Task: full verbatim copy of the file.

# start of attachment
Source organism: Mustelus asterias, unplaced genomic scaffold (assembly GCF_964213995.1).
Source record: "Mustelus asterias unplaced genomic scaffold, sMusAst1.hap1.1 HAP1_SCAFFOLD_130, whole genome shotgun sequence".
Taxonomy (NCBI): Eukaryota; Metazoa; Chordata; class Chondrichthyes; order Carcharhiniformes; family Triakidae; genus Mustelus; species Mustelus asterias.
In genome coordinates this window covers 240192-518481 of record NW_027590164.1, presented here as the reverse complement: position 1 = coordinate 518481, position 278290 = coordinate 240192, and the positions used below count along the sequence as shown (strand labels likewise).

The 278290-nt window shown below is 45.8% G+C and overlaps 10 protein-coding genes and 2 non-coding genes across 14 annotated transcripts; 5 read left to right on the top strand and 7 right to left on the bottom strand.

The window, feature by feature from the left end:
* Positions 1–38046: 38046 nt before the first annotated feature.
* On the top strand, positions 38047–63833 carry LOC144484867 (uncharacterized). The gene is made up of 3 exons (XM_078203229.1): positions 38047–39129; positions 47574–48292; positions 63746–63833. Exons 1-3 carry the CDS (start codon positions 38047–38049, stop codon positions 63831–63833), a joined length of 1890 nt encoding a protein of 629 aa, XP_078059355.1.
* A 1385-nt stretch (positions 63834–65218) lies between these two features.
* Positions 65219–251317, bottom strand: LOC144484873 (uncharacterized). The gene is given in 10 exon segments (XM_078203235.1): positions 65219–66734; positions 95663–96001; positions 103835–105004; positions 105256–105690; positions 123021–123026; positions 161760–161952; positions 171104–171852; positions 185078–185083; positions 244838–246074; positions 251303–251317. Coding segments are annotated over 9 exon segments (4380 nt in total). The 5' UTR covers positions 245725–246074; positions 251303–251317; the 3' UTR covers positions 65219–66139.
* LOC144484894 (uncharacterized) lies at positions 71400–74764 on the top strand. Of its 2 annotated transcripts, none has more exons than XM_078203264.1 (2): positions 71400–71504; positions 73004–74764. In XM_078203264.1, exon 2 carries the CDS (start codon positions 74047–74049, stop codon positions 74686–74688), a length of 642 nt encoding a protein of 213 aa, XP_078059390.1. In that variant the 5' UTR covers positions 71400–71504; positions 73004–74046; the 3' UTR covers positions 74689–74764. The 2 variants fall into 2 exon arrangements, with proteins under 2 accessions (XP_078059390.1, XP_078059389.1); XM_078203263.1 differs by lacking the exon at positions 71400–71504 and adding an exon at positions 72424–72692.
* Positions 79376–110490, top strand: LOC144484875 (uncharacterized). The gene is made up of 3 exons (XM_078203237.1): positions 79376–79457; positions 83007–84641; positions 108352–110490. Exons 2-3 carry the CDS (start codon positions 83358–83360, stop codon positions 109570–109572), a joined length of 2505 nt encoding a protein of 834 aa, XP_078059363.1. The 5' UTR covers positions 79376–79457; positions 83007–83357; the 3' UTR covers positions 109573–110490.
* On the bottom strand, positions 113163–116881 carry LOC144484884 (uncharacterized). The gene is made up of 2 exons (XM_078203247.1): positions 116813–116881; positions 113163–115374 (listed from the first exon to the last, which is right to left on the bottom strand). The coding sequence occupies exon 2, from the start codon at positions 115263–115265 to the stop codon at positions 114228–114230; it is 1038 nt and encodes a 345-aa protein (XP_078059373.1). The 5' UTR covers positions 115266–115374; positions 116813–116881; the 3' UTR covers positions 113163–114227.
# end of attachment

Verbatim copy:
Source organism: Mustelus asterias, unplaced genomic scaffold (assembly GCF_964213995.1).
Source record: "Mustelus asterias unplaced genomic scaffold, sMusAst1.hap1.1 HAP1_SCAFFOLD_130, whole genome shotgun sequence".
Taxonomy (NCBI): Eukaryota; Metazoa; Chordata; class Chondrichthyes; order Carcharhiniformes; family Triakidae; genus Mustelus; species Mustelus asterias.
In genome coordinates this window covers 240192-518481 of record NW_027590164.1, presented here as the reverse complement: position 1 = coordinate 518481, position 278290 = coordinate 240192, and the positions used below count along the sequence as shown (strand labels likewise).

The 278290-nt window shown below is 45.8% G+C and overlaps 10 protein-coding genes and 2 non-coding genes across 14 annotated transcripts; 5 read left to right on the top strand and 7 right to left on the bottom strand.

The window, feature by feature from the left end:
* Positions 1–38046: 38046 nt before the first annotated feature.
* On the top strand, positions 38047–63833 carry LOC144484867 (uncharacterized). The gene is made up of 3 exons (XM_078203229.1): positions 38047–39129; positions 47574–48292; positions 63746–63833. Exons 1-3 carry the CDS (start codon positions 38047–38049, stop codon positions 63831–63833), a joined length of 1890 nt encoding a protein of 629 aa, XP_078059355.1.
* A 1385-nt stretch (positions 63834–65218) lies between these two features.
* Positions 65219–251317, bottom strand: LOC144484873 (uncharacterized). The gene is given in 10 exon segments (XM_078203235.1): positions 65219–66734; positions 95663–96001; positions 103835–105004; positions 105256–105690; positions 123021–123026; positions 161760–161952; positions 171104–171852; positions 185078–185083; positions 244838–246074; positions 251303–251317. Coding segments are annotated over 9 exon segments (4380 nt in total). The 5' UTR covers positions 245725–246074; positions 251303–251317; the 3' UTR covers positions 65219–66139.
* LOC144484894 (uncharacterized) lies at positions 71400–74764 on the top strand. Of its 2 annotated transcripts, none has more exons than XM_078203264.1 (2): positions 71400–71504; positions 73004–74764. In XM_078203264.1, exon 2 carries the CDS (start codon positions 74047–74049, stop codon positions 74686–74688), a length of 642 nt encoding a protein of 213 aa, XP_078059390.1. In that variant the 5' UTR covers positions 71400–71504; positions 73004–74046; the 3' UTR covers positions 74689–74764. The 2 variants fall into 2 exon arrangements, with proteins under 2 accessions (XP_078059390.1, XP_078059389.1); XM_078203263.1 differs by lacking the exon at positions 71400–71504 and adding an exon at positions 72424–72692.
* Positions 79376–110490, top strand: LOC144484875 (uncharacterized). The gene is made up of 3 exons (XM_078203237.1): positions 79376–79457; positions 83007–84641; positions 108352–110490. Exons 2-3 carry the CDS (start codon positions 83358–83360, stop codon positions 109570–109572), a joined length of 2505 nt encoding a protein of 834 aa, XP_078059363.1. The 5' UTR covers positions 79376–79457; positions 83007–83357; the 3' UTR covers positions 109573–110490.
* On the bottom strand, positions 113163–116881 carry LOC144484884 (uncharacterized). The gene is made up of 2 exons (XM_078203247.1): positions 116813–116881; positions 113163–115374 (listed from the first exon to the last, which is right to left on the bottom strand). The coding sequence occupies exon 2, from the start codon at positions 115263–115265 to the stop codon at positions 114228–114230; it is 1038 nt and encodes a 345-aa protein (XP_078059373.1). The 5' UTR covers positions 115266–115374; positions 116813–116881; the 3' UTR covers positions 113163–114227.